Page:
So, I have devised this recipe which uses less than half the usual amount of egg yolks. The unique flavour and aroma of sugee cake comes from the insane amount of yolks, the rivers of butter and piles of ground almonds. Many Eurasians also include brandy, sweet spices like ground cardamom, nutmeg, ginger or cinnamon and even rose or almond essence for added fragrance.
I like to keep things simple so I only use dark rum which I think is more fragrant than brandy and vanilla which combines well with rum. You may also use sherry or whiskey if you have no rum or brandy. I like the nutty flavour of semolina and the almonds to ring through so I omit the spices. While it's fine to serve the cake unadorned, for weddings and christenings, a covering of apricot jam, marzipan and royal icing is de rigeur. If it's for a boy, the royal icing decoration on the white icing covered cake is done in blue and for girls, a pretty soft pink. Wedding cakes are grand multi tiered affairs, intricately adorned with sugar scrolls, wreaths and flowers, traditionally all in pristine white.
I usually omit this step as our hot and humid weather makes working with marzipan and icing tricky, but I am all happy squeals when I am served a beautifully iced slab of sugee cake as the icing really adds to the flavour and texture, turning sugee cake into a moist, super rich and almost fudgy treat. This is not an easy cake to make, and requires careful handling and a little mollycoddling too.
Whatever you do, do not skip soaking the semolina in the melted butter or you will be very sorry to have wasted a good chunk of your time and a pile of rather pricey ingredients, as the cake will be oozing ungodly amounts of unabsorbed butter all over your plate, fork or fingers and all over your lips :P Also be sure to whisk the yolks and sugar very thoroughly before adding the soaked semolina and almonds. Finally, ensure the egg whites are whisked to a stable foam that forms soft peaks before folding into the batter. Do not overwhisk the whites or they will turn grainy and disintegrate as you fold them into the batter and fail to aerate the batter, resulting in a low rising cake.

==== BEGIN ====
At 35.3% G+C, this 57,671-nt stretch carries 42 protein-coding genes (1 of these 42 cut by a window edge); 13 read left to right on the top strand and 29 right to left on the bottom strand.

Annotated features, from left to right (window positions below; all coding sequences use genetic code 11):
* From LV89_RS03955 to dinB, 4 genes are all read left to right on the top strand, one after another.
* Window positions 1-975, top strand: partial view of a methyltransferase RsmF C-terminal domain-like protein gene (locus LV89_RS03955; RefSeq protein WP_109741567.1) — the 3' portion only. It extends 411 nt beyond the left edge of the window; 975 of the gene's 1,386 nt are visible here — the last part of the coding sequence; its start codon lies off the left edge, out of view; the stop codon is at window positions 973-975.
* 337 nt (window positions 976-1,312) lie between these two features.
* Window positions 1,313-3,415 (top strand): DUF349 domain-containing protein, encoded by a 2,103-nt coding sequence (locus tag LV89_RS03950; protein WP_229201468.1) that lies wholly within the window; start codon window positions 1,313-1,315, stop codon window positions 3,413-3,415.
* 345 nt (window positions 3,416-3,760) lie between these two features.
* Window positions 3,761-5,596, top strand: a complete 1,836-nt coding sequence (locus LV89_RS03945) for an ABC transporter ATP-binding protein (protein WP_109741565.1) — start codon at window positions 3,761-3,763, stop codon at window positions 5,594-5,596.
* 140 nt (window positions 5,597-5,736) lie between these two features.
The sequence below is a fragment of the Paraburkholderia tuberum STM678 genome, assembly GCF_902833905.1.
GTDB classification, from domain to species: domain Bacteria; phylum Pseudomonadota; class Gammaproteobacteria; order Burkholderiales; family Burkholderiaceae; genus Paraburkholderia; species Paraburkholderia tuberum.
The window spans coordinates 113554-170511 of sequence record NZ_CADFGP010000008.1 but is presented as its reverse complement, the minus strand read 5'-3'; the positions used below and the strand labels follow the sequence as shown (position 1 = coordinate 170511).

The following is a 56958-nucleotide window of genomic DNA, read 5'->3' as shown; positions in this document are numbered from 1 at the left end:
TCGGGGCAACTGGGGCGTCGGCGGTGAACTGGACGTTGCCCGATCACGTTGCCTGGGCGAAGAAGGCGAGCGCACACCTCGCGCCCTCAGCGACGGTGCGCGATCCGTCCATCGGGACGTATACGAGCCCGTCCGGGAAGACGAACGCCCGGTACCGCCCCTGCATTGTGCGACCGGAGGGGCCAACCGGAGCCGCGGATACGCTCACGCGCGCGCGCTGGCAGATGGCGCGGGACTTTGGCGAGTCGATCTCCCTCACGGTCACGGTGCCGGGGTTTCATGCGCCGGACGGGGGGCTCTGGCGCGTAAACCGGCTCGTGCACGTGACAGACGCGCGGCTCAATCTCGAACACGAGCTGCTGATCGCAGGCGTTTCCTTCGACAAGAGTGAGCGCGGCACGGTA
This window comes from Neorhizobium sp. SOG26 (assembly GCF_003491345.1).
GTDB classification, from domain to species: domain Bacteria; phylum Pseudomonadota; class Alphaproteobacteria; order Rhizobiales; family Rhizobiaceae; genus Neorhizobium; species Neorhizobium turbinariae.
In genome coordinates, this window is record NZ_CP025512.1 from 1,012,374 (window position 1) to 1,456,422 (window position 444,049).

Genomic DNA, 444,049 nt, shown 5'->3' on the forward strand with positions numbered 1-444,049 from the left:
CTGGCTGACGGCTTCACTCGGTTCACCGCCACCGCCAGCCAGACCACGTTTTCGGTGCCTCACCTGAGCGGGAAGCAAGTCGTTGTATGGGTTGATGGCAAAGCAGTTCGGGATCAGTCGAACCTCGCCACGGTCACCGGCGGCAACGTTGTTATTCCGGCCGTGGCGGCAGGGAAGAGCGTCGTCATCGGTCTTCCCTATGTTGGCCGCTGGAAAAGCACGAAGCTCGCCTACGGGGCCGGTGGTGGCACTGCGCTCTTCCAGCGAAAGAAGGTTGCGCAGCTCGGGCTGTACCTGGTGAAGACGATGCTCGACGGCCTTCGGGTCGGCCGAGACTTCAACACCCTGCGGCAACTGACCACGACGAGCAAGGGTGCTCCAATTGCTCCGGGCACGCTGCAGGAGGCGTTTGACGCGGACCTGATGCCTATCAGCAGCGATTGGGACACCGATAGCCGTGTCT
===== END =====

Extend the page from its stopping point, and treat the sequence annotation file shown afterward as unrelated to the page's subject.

Don't be intimidated by the large amount of baking powder. This is a very dense cake and it needs a lot of help to rise well. It will improve the texture of the cake and you will not taste the baking powder in the finished cake because of all that butter, almonds, rum and vanilla. The one golden rule for good cake remains this, as often repeated by my grandmother: be happy and calm when baking a cake. If you're in a bad mood, your cake won't rise. That's probably the best advice anyone can give you!
Prep 7 hrs Cook 1 hr Makes 2 loaves
300 g (3 cups) fine semolina (sugee)
500 g (3 1/3 cups) butter melted
300 g (2 cups) sugar
160 g (1 1/2 cups) ground toasted skinless almonds
4 tbsp dark rum, brandy or sweet sherry
3 tsp vanilla extract
3 tbsp plain flour
4 tsp baking powder
7 egg whites
Combine semolina and melted butter in a large mixing bowl and stir to mix well. Set aside for 6 hours, giving mixture a few stirs every 30 minutes or so, to ensure even absorption of the butter.
Line two loaf pans with parchment paper and preheat oven at 150 C (310 F).
Combine sugar and yolks in a separate bowl and whisk until very pale and creamy and sugar has completely dissolved.
Alternately add large scoops of the soaked semolina and ground nuts to the yolk and sugar mixture, beating each addition in thoroughly before adding the next.
Pour in the rum and vanilla and fold in thoroughly. Sift in the flour and baking powder and fold in gently but thoroughly.
Whisk the egg whites to soft peak stage then fold gently into the batter until well combined. Do not overmix or you will deflate the batter and your cake will not rise well.
Tilt pans gently to level batter and bake for 1 hr - 1 hr and 10 minutes or until cakes start to shrink back from tins.
Remove from oven and cool on rack. Store cold cake in a clean, dry air tight container. Eat within 4 days.